And friends they may thinks it's a movement.

  32. jmd  •  Jun 21, 2013 @11:12 am

    I co-sign Clark's addendum and am confused by tone of this article. Sure, mainstream PUA stuff is pretty lame, but so is "chicken soup for the [X] soul" stuff – it's all the same commercialized self-help/self-actualization crap. Although, in my observation, the PUA stuff is transitional and CAN help people become interesting/successful (see, e.g., Roosh V). I readily admit that finding Roissy's old blog – which is not commercial PUA material, but judging from this post would draw heaps of Popehat scorn – during its prime played a role in making my life much better: better looking women; more gratifying "relationships" with them; more self-actualization, period. I don't dispute that the poofy hat PUA culture is odd and mockable, but it's no odder than (and is something of an applied-science offshoot of) Dungeons and Dragons or other harmless roleplaying games that measure progress with indecipherable acronyms and numbers.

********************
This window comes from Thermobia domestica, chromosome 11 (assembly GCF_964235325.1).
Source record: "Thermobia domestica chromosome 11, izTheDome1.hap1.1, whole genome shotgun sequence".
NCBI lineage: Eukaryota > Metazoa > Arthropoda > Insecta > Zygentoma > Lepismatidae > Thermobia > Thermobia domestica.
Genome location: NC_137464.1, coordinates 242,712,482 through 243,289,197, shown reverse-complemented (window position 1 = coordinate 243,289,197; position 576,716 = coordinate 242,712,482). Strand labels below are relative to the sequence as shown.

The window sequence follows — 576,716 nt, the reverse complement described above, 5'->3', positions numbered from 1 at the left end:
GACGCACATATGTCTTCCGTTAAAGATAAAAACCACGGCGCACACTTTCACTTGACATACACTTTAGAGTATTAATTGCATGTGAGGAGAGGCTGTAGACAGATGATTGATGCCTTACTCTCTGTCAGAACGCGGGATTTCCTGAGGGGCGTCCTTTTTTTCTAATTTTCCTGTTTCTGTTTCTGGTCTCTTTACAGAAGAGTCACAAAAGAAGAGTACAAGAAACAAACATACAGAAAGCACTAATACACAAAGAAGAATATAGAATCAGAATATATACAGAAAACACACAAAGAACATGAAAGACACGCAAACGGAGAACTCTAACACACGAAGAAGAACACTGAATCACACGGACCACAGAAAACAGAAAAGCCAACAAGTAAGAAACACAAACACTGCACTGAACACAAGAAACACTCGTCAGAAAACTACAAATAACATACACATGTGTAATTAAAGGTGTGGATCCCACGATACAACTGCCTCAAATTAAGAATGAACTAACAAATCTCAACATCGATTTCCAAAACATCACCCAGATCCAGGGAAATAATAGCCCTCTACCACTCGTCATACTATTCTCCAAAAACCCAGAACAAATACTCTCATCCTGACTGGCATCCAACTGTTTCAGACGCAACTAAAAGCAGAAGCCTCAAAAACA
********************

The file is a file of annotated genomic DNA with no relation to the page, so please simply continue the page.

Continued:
I also agree that this isn't censorship. Given that the guy was able to keep his money, I don't even really see what the hubub is about. He could still get PayPal to process for him and solicit donations on his website.

  33. perlhaqr  •  Jun 21, 2013 @11:17 am

    Hrm… An argument based on the idea that, given that the government has made starting a business so onerous, when a business refuses to serve a given customer base, the option to simply "go start their own business" is not viable?

    Perhaps even, that by imposing so many regulations on businesses, they aren't actually private entities anymore, but have in effect been de facto nationalised?

    :D

    And while I throw out that Devil's Advocacy, I'll throw out the one for the other side as well, to Naught for Naught: That's unpleasant, but being private companies, they should have the right to be as purely discriminatory as they want.